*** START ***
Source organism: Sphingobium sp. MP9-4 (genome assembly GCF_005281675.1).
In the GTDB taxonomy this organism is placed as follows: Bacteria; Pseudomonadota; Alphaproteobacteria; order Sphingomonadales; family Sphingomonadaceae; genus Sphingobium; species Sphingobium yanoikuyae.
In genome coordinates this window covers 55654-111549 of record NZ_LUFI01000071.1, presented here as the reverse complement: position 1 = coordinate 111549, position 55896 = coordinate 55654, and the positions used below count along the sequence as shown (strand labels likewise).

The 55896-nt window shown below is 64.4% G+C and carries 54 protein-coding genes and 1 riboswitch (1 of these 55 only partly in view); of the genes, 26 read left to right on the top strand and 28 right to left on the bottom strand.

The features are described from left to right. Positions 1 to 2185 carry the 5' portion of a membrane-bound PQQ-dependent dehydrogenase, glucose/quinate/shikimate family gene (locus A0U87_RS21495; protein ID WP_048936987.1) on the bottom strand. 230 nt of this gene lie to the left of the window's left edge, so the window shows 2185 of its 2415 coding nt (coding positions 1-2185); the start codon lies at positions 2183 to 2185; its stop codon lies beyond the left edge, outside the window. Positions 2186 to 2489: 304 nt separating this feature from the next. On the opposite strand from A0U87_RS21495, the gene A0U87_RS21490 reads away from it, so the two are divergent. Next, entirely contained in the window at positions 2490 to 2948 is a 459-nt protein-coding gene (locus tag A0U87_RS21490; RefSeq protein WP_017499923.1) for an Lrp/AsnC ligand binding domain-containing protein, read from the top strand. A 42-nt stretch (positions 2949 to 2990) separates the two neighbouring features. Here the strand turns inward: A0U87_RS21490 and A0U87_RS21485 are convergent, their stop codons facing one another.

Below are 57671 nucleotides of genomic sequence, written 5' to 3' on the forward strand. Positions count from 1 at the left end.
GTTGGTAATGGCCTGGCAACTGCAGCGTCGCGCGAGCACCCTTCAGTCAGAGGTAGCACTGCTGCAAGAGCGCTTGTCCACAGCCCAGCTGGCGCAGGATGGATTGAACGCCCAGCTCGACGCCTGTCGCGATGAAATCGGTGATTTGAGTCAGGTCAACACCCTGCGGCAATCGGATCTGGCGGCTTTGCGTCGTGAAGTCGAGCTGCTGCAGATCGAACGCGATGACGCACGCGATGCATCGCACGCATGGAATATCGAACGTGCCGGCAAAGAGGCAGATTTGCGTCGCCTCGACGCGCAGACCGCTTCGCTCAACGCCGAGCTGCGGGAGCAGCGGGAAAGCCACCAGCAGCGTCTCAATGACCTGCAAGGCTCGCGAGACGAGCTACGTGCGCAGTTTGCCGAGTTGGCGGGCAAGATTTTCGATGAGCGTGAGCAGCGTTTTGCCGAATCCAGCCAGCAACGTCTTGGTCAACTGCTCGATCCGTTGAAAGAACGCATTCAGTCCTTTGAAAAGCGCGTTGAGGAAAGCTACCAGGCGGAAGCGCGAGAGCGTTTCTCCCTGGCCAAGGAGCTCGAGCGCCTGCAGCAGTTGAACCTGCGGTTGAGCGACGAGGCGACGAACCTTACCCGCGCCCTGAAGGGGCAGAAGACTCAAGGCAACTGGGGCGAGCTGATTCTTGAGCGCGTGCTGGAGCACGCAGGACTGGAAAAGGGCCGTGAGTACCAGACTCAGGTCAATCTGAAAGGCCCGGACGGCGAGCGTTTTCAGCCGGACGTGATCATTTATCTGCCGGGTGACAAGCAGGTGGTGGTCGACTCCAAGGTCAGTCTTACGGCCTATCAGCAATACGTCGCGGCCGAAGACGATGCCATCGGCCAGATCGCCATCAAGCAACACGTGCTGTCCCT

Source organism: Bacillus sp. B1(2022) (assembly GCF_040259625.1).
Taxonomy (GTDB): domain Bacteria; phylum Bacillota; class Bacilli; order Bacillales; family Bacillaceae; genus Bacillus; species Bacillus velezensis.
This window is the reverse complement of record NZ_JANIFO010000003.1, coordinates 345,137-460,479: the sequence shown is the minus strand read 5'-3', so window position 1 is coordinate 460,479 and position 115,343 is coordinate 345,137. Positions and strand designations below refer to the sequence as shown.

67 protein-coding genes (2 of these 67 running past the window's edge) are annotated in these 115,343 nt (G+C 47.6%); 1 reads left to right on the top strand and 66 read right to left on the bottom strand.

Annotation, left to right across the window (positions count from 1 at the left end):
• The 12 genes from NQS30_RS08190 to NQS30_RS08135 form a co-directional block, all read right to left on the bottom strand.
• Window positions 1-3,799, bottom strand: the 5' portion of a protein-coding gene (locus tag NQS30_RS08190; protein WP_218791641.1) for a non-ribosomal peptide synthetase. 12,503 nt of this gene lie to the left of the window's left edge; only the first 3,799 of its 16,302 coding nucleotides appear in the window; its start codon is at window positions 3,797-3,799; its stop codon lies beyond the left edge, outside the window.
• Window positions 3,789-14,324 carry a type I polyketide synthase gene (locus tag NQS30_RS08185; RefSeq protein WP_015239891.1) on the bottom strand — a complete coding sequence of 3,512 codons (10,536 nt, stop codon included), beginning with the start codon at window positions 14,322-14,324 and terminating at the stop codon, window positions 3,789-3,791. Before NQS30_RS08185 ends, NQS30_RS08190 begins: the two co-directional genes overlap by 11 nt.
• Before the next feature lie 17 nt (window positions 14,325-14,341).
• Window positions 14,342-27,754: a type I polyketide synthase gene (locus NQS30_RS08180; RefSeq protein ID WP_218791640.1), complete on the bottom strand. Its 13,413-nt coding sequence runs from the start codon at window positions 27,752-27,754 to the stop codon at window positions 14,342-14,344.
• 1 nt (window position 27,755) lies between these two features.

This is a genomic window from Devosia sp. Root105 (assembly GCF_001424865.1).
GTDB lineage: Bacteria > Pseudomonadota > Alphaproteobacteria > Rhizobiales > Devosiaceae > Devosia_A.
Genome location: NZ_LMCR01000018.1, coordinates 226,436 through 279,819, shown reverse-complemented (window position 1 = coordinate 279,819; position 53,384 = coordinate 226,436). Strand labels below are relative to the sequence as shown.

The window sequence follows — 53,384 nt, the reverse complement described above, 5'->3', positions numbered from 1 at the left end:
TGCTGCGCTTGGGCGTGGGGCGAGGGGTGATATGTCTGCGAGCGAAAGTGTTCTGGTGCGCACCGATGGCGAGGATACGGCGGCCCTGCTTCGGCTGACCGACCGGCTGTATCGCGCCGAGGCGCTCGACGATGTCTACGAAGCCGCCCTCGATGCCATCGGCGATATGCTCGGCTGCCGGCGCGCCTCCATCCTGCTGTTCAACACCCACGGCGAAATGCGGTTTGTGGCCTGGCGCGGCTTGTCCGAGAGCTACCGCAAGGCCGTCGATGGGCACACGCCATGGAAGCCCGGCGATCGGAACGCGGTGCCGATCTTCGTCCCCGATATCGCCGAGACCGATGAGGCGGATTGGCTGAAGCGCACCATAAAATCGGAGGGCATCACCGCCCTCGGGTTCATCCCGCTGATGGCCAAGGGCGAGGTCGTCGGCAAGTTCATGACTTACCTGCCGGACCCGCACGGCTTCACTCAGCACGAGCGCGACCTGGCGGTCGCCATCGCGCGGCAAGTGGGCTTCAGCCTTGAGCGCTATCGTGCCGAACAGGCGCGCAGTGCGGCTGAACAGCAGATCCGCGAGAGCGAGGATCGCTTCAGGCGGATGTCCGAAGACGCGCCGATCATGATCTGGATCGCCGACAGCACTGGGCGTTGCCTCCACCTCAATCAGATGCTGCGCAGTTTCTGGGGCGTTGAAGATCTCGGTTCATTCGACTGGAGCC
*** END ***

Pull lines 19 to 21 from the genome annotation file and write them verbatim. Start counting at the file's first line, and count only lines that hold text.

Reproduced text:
This is a genomic window from Devosia sp. Root105 (assembly GCF_001424865.1).
GTDB lineage: Bacteria > Pseudomonadota > Alphaproteobacteria > Rhizobiales > Devosiaceae > Devosia_A.
Genome location: NZ_LMCR01000018.1, coordinates 226,436 through 279,819, shown reverse-complemented (window position 1 = coordinate 279,819; position 53,384 = coordinate 226,436). Strand labels below are relative to the sequence as shown.